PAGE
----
The World Health Organization (WHO) Executive Board met recently from January 30 to February 7 in Geneva. A major theme this year is Universal Health Coverage (UHC) in preparation for the UN High-Level Meeting on UHC in September 2023. The previous High-Level Meeting on UHC in 2019 resulted in a commitment “to ensuring that, by 2030, everyone, everywhere will be able to receive quality health services without suffering financial hardship.” Further, UHC “covers the full continuum of essential health services, from health promotion to prevention, treatment, rehabilitation, and palliative care across the life course.” (WHO 2022).
There is an important connection between primary health care and sustaining the workforce to achieve the goal of UHC. I like the way it was expressed by the United Nations Foundation following the Executive Board meetings:
“Member States emphasized that stronger primary health care delivery and a robust health workforce were force multipliers that could jointly serve UHC and pandemic preparedness, response, and resilience goals and the Sustainable Development Goals writ large.” (UN Foundation 2023).
The International Council of Nurses (ICN) delivered statements at the Executive Board meetings as part of civil society coalitions urging Member States to commit to investing in the health workforce for UHC. Themes of equity, patient advocacy, emergency preparedness & response and quality of care came through in the statements. A summary of ICN interventions on health care issues during this Executive Board session is worth reading to see the topics covered.
In keeping with the strong global health presence of ICN and its national nursing association members, the next ICN Congress holds promise for discussion of global policy directions. The ICN Congress co-hosted by the Canadian Nurses Association is taking place in Montreal from July 1-5. I have enjoyed participating in past congresses and look forward to attending this one on Canadian soil. The theme – Nurses Together: A Force for Global Health – provides optimism amidst troubling times for the profession and the world. I expect to hear perspectives on current global health challenges and examples of solutions to common issues: nursing retention, Sustainable Development Goals and contributions to achieving UHC. There will be symposia profiling national nursing associations and their activities, plenary sessions, a student assembly, posters and concurrent presentations.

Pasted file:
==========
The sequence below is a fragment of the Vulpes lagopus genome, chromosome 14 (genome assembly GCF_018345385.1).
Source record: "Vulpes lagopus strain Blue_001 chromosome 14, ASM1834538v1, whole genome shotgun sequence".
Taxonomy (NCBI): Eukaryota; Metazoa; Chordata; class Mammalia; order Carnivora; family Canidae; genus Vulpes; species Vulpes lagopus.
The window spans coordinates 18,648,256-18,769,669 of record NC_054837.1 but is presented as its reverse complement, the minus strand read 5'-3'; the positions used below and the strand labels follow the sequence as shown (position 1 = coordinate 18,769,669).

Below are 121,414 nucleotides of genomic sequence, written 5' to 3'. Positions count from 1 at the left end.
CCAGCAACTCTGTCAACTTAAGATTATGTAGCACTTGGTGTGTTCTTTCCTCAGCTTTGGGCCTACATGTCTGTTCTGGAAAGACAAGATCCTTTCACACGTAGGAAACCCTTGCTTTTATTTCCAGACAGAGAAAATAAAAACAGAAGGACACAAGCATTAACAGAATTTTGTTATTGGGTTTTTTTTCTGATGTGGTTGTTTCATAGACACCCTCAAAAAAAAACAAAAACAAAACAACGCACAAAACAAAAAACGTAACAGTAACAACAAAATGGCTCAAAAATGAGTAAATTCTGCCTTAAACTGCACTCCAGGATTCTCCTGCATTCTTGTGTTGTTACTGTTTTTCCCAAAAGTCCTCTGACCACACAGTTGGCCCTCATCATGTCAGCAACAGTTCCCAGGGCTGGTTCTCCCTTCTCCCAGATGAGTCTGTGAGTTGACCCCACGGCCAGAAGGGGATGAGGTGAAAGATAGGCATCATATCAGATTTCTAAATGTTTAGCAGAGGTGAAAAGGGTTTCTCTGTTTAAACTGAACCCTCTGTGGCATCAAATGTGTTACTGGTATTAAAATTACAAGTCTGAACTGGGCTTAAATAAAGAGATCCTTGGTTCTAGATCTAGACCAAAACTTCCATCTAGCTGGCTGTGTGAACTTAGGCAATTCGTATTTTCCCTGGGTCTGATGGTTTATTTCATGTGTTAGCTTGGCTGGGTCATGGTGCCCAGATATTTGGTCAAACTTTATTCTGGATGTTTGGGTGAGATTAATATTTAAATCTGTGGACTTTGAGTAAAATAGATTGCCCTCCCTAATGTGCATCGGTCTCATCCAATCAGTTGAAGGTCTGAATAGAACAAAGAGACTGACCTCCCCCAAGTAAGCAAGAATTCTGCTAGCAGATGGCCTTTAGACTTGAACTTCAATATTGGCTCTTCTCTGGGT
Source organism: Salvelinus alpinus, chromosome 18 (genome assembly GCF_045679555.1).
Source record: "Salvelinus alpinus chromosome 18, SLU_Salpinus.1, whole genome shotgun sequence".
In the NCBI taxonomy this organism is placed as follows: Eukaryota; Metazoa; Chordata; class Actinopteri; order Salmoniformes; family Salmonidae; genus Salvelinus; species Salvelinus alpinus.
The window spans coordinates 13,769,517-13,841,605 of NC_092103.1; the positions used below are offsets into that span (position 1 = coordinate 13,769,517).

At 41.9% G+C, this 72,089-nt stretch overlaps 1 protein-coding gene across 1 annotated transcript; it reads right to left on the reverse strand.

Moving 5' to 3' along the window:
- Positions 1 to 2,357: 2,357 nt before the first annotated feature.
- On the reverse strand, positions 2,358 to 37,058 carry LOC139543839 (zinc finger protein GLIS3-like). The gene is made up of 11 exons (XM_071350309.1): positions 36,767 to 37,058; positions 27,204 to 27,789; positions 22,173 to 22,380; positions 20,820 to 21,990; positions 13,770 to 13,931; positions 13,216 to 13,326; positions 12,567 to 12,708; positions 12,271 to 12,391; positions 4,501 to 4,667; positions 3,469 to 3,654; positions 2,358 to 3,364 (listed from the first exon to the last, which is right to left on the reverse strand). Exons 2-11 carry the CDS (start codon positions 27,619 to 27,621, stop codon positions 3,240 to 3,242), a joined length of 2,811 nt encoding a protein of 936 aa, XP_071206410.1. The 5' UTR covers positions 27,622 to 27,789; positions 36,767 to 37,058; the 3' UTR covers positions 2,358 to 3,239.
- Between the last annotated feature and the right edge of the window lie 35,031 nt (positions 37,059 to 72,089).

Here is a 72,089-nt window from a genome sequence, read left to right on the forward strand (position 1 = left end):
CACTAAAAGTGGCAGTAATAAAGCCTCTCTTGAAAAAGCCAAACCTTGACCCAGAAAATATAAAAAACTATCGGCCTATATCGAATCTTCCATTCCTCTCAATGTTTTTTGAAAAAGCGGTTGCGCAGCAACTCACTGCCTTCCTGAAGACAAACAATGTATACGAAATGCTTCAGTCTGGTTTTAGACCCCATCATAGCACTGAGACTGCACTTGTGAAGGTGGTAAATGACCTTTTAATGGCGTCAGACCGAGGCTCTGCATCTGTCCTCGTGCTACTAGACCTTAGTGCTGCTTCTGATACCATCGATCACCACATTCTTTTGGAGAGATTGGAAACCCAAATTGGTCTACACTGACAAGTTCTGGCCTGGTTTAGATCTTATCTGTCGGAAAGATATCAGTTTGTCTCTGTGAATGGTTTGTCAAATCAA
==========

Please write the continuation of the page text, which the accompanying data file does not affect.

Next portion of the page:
Another feature is the Policy Cafés – highly informative and interactive as I observed in Singapore in 2019. For this congress ICN describes them as: “Located in the exhibition hall, the two Cafés give the opportunity for small group discussion with a panel of experts on a key ICN policy or priority topic. Arranged in an informal setting, the Cafés allow delegates to ask in-depth questions and interact with keynote speakers.” For registration and further details, please visit the ICN Congress Site and follow updates on social media.
By Nora Whyte – February 22, 2023
UHC 2030 Coalition: Taking Action for Universal Health Coverage.
UHC 2023 Coalition: Universal Health Coverage Message Sheet for 2023.
World Health Organization (2022). Fact Sheet on Universal Health Coverage.